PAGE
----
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Which Freezes Faster? Water or Salt Water?

Which Freezes Faster? Water or Salt Water?

Introduction: (Initial Observation)

Freezing time and freezing temperature of different liquids are among the most important physical properties of that liquid. These physical properties may change when other material are dissolved in or mixed with liquids. This project will discover this subject using water and salt that are both safe and available in most households. We will perform some experiments and see which one freezes faster? water or Salt water?

This project guide contains information that you need in order to start your project. If you have any questions or need more support about this project, click on the “Ask Question” button on the top of this page to send me a message.

If you are new in doing science project, click on “How to Start” in the main page. There you will find helpful links that describe different types of science projects, scientific method, variables, hypothesis, graph, abstract and all other general basics that you need to know.

Project advisor

Information Gathering:

Find out about freezing point of different material. Read books, magazines or ask professionals who might know in order to learn about the factors that may affect freezing time and freezing temperature. Keep track of where you got your information from.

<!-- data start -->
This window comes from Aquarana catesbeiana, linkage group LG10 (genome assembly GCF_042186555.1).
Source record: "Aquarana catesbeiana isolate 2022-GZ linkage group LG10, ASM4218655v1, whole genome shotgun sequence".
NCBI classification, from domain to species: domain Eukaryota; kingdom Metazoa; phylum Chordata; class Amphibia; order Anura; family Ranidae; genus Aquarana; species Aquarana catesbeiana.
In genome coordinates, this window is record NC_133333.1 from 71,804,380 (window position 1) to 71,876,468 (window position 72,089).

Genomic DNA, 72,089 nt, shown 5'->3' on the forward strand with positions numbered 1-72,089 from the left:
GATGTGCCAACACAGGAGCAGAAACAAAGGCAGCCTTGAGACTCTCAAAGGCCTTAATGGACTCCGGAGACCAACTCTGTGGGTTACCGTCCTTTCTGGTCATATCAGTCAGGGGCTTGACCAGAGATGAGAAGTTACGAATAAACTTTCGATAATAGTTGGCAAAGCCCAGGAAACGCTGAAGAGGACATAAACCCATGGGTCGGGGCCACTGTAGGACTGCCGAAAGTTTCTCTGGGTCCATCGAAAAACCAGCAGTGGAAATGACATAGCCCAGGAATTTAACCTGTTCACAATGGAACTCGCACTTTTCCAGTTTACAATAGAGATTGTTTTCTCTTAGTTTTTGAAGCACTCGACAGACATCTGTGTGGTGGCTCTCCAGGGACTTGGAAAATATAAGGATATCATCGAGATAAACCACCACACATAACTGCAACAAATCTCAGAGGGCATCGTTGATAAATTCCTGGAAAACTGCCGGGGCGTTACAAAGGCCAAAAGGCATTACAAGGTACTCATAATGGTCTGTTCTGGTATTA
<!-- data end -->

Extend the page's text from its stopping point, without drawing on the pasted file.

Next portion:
As a part of information gathering we may want to perform some initial experiments to find out what happens during the freezing process of water. Simply place a cup of water with a thermometry on that inside the freezer and check it’s condition every five minutes. Conditions that you check are time, water temperature and water condition (frozen or not).

During this initial experiment you may make the notes like this:

Time Water Temperature Water status
10:00 a.m. 22º C  (71º F) Liquid
10:05 a.m. 17º C Liquid
10:10 a.m.
10:15 a.m.
10:20 a.m.
10:25 a.m. 5º C
10:30 a.m. 2.5º C
10:35 a.m. 0º C Liquid
10:40 a.m. 0º C Frozen
10:45 a.m. -2º C Frozen
10:50 a.m. -4º C Frozen

C means Celsius or Centigrade
F mean Fahrenheit

The above experiment shows that in about 35 minutes water temperature drops to 0º C and then water freezes and in about 50 minutes the temperature of frozen water gets to -4ºC.

Also this experiment shows that the freezing temperature of distilled water that we used for our test is 0ºC.